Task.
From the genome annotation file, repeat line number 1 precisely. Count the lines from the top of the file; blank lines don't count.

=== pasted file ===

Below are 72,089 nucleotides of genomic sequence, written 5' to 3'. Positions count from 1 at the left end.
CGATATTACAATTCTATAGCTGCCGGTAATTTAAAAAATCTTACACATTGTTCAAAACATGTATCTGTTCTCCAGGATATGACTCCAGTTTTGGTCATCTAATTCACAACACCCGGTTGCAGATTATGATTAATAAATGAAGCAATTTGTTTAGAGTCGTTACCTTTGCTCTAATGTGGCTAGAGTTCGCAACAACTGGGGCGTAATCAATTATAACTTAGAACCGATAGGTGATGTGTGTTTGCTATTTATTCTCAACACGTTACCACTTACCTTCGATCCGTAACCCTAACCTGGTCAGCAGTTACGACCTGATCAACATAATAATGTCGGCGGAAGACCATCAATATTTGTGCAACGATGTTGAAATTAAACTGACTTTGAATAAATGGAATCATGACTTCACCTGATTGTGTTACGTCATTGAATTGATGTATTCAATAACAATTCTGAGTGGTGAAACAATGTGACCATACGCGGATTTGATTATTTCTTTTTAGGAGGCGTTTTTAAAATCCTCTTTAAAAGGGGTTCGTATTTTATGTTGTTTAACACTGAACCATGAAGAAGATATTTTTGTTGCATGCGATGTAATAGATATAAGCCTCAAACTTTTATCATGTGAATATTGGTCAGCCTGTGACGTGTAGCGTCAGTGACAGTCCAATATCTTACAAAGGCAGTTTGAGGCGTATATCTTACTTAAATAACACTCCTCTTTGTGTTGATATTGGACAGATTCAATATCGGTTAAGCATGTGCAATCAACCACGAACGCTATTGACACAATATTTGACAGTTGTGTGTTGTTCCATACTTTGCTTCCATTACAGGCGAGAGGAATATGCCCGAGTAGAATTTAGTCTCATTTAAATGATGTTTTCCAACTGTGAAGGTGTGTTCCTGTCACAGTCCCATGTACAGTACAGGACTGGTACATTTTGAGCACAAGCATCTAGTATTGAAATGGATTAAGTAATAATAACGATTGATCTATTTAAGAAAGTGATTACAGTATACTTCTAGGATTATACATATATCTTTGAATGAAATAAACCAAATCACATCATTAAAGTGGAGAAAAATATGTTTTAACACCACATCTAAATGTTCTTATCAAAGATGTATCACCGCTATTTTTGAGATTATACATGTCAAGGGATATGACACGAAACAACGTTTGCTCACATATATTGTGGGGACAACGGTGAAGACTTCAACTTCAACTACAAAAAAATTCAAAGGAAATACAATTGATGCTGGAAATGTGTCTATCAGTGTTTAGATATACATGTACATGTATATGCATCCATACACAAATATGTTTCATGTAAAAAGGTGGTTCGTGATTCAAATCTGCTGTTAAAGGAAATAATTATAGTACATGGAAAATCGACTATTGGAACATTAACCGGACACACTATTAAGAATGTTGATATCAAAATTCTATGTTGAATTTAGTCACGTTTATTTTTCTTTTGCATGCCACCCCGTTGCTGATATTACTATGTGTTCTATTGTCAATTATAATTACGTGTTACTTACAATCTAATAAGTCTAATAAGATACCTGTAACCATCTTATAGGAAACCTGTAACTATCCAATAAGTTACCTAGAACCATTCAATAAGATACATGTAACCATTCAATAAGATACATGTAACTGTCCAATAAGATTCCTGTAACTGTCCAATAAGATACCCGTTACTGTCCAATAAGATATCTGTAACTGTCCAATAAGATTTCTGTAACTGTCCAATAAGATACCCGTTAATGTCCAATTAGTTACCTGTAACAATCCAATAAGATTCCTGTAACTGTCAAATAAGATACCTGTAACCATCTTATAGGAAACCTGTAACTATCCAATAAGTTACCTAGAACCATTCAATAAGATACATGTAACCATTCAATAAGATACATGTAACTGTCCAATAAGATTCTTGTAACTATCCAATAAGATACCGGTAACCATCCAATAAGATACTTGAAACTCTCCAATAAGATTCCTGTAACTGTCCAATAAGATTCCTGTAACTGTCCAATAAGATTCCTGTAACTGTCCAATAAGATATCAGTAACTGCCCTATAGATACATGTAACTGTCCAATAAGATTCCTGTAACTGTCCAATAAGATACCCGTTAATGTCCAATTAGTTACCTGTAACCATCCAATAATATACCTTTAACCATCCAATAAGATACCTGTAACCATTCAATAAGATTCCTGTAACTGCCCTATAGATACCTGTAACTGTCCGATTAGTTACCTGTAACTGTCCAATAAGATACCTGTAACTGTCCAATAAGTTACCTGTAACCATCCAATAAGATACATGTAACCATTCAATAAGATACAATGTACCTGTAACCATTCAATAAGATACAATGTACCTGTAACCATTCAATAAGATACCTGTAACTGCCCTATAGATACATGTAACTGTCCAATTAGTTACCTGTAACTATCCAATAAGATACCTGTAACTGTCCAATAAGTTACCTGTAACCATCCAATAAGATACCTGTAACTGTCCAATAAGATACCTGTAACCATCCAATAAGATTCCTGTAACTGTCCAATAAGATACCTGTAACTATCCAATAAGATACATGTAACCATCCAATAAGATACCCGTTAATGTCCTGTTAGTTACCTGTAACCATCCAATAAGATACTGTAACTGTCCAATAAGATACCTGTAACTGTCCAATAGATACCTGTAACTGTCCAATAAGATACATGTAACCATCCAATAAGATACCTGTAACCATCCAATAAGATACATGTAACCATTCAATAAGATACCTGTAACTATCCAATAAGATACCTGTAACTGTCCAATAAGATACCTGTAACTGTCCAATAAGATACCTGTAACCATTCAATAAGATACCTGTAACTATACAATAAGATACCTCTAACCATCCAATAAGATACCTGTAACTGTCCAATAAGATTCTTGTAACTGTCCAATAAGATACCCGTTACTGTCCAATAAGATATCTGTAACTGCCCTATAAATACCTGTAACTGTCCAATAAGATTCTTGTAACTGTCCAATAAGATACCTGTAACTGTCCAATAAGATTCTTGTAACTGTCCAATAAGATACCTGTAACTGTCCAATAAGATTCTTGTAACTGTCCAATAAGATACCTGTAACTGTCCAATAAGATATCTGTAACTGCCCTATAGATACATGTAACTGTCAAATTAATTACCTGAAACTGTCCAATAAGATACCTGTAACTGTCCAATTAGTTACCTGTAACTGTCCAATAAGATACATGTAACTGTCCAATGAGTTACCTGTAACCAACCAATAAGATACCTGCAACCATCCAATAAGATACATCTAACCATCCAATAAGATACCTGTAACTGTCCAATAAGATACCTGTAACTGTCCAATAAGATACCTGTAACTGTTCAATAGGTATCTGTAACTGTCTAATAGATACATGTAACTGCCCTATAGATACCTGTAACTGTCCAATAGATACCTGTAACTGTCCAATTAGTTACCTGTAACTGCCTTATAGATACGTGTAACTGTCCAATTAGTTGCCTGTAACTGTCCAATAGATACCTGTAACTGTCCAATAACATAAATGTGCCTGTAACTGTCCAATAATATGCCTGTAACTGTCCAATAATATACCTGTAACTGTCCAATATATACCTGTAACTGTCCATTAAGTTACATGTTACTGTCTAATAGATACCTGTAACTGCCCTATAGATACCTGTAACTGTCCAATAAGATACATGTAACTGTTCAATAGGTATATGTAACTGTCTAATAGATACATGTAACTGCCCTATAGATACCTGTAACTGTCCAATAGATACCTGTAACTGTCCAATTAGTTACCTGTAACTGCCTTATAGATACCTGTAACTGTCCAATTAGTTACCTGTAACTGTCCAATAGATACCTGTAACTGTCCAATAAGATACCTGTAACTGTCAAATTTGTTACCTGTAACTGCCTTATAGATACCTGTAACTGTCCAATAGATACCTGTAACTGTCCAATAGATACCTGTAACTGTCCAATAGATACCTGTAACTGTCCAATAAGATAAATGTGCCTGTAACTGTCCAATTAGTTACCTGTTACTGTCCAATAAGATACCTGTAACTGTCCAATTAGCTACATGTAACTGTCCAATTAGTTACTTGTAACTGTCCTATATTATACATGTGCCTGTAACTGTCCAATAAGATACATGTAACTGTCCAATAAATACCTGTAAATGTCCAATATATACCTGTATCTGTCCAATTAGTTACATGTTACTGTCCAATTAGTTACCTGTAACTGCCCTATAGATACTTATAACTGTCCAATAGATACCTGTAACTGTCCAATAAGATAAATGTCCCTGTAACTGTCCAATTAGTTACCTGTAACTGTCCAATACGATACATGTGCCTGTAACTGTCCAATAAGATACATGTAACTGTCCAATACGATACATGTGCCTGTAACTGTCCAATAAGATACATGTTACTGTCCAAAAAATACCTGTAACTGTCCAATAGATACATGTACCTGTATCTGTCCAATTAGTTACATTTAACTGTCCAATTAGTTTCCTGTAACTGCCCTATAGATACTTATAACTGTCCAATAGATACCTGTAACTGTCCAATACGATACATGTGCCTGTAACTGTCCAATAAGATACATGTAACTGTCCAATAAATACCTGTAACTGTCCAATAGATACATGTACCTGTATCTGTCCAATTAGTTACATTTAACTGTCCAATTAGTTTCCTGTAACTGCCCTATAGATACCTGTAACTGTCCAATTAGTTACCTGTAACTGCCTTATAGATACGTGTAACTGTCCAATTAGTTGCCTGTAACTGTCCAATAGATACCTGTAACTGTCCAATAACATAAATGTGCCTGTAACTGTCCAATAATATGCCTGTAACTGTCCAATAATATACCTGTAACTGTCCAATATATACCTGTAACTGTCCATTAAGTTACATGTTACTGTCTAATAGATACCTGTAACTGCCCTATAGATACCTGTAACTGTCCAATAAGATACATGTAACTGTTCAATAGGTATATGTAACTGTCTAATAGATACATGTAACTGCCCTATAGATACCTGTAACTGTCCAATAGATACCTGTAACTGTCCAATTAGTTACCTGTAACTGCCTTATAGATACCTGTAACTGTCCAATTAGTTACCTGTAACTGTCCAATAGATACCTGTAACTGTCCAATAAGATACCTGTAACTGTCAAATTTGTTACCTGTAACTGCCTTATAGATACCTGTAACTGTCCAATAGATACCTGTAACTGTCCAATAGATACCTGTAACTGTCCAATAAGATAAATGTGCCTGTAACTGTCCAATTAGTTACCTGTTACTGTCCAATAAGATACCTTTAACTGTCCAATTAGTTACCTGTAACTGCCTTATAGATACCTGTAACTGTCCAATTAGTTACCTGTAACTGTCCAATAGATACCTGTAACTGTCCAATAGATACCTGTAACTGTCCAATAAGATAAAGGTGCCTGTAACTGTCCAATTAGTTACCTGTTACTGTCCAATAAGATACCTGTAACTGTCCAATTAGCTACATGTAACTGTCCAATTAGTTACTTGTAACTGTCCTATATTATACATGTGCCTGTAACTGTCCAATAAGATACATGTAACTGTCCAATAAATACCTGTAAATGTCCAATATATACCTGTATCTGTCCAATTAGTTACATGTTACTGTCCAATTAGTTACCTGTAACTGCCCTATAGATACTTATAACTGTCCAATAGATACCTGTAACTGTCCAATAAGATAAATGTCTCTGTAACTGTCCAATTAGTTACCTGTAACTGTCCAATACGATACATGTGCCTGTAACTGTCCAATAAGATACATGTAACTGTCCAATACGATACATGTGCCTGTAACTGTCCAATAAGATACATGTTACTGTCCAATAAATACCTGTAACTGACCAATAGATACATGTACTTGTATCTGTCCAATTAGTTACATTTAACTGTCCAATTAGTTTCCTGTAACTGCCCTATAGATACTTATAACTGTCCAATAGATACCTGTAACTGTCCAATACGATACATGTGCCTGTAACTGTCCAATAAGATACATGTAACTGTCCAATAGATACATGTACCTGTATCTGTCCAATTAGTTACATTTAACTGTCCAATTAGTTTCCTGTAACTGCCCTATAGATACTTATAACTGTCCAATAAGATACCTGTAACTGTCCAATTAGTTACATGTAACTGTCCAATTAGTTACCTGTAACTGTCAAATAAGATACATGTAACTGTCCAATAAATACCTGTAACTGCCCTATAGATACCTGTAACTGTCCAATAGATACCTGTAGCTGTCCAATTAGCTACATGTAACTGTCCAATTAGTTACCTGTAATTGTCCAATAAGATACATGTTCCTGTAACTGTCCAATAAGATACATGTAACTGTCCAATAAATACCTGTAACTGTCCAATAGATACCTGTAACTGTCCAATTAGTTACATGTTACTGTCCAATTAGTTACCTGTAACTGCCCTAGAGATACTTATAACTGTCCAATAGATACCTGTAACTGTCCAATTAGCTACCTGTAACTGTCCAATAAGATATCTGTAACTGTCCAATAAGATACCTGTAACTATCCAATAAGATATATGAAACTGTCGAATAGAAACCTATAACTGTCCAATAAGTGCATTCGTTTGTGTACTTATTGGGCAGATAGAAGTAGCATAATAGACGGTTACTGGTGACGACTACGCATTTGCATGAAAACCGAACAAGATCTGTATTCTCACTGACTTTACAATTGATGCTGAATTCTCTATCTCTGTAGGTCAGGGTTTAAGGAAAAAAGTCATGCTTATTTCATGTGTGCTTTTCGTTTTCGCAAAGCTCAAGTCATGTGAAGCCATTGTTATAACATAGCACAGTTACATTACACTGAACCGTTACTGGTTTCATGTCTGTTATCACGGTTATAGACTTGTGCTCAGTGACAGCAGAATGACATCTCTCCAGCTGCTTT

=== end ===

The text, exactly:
Below are 72,089 nucleotides of genomic sequence, written 5' to 3'. Positions count from 1 at the left end.